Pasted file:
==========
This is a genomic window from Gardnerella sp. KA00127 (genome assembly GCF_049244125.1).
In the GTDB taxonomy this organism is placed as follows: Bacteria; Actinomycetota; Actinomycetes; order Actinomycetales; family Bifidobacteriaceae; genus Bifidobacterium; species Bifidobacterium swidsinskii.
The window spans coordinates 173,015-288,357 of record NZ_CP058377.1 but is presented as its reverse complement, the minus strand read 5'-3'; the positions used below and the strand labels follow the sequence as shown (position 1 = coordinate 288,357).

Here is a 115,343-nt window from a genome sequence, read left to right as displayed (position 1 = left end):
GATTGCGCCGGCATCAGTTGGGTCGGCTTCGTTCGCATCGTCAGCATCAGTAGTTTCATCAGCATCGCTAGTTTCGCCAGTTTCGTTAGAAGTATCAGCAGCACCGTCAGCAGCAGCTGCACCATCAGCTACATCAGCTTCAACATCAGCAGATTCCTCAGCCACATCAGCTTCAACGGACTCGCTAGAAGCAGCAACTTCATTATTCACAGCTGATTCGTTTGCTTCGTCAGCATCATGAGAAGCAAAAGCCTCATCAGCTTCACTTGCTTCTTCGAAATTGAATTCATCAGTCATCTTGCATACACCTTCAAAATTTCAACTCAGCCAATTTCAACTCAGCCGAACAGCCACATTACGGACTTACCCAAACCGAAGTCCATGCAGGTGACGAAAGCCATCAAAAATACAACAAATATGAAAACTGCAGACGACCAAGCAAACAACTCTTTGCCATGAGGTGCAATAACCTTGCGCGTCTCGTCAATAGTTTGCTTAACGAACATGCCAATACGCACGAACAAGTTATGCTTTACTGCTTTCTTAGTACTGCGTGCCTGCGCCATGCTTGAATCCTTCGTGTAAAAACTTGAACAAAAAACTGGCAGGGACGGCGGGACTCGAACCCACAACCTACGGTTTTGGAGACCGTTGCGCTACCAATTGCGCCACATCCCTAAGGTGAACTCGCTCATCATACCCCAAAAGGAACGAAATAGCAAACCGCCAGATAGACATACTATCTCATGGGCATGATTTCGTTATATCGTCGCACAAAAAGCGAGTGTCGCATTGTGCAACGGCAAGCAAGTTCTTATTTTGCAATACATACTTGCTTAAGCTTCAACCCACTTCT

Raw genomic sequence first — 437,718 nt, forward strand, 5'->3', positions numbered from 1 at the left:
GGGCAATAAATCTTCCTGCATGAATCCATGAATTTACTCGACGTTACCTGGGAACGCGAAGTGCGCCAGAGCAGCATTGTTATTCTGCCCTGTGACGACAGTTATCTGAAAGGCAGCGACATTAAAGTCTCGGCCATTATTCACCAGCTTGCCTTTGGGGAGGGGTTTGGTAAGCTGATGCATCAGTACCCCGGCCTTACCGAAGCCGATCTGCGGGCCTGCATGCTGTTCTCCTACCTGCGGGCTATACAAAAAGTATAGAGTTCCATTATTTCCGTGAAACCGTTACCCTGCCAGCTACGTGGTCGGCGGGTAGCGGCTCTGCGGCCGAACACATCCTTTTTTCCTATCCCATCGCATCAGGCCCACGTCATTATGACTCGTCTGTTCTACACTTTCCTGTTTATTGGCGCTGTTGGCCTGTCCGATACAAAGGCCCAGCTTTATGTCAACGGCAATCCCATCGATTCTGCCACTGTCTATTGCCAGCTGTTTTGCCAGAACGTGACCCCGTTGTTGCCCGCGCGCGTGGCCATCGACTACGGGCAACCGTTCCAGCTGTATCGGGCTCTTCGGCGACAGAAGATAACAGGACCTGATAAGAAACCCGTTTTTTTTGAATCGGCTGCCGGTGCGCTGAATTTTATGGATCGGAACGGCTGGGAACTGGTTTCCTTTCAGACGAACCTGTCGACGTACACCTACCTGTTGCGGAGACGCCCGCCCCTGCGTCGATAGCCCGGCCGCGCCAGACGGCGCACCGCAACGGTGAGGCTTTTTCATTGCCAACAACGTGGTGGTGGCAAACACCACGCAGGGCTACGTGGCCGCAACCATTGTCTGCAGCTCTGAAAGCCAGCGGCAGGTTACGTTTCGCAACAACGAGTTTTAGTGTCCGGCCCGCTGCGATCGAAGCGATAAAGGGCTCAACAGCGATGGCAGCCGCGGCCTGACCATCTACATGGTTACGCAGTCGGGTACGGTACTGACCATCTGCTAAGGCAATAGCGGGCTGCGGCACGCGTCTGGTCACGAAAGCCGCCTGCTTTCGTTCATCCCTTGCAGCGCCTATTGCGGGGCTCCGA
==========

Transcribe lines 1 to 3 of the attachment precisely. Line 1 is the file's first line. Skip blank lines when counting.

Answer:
This is a genomic window from Gardnerella sp. KA00127 (genome assembly GCF_049244125.1).
In the GTDB taxonomy this organism is placed as follows: Bacteria; Actinomycetota; Actinomycetes; order Actinomycetales; family Bifidobacteriaceae; genus Bifidobacterium; species Bifidobacterium swidsinskii.
The window spans coordinates 173,015-288,357 of record NZ_CP058377.1 but is presented as its reverse complement, the minus strand read 5'-3'; the positions used below and the strand labels follow the sequence as shown (position 1 = coordinate 288,357).